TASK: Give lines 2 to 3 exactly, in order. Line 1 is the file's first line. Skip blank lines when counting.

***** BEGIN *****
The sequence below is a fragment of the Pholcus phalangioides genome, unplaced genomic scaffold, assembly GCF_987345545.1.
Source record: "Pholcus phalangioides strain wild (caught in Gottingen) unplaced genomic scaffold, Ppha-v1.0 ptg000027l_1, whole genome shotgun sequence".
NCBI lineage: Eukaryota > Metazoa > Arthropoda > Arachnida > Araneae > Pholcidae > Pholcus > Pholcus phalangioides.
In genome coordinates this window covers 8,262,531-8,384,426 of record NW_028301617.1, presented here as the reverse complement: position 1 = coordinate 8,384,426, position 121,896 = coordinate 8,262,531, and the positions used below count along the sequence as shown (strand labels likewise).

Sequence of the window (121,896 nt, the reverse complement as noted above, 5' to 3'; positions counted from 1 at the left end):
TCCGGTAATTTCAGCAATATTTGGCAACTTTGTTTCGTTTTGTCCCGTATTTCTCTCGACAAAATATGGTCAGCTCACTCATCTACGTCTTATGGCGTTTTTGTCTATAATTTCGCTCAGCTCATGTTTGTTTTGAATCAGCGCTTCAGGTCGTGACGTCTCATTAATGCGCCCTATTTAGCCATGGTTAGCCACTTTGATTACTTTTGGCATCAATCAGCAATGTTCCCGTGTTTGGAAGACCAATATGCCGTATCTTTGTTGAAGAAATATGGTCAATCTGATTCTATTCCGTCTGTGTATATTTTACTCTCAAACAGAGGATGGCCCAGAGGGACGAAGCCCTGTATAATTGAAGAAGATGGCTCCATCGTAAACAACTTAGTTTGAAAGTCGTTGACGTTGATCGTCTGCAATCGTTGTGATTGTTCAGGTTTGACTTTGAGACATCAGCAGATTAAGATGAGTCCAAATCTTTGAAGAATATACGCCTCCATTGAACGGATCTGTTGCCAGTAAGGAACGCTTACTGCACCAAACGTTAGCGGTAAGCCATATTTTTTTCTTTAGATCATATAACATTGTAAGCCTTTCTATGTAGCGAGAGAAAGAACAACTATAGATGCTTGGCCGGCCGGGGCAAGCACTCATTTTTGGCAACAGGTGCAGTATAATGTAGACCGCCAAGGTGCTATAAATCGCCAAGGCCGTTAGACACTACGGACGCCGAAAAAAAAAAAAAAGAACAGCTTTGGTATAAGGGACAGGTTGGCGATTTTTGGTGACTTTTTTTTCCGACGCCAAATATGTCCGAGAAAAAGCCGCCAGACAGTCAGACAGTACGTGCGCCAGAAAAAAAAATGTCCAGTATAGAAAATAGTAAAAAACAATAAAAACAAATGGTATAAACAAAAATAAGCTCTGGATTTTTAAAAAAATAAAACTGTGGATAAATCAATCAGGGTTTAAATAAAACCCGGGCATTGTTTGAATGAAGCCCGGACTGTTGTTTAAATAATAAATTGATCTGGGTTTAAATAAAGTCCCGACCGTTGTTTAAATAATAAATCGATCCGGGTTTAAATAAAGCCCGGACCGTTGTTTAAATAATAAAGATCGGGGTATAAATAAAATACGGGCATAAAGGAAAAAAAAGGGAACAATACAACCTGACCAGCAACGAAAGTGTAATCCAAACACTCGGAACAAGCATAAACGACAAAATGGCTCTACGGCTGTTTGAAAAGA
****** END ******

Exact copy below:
Source record: "Pholcus phalangioides strain wild (caught in Gottingen) unplaced genomic scaffold, Ppha-v1.0 ptg000027l_1, whole genome shotgun sequence".
NCBI lineage: Eukaryota > Metazoa > Arthropoda > Arachnida > Araneae > Pholcidae > Pholcus > Pholcus phalangioides.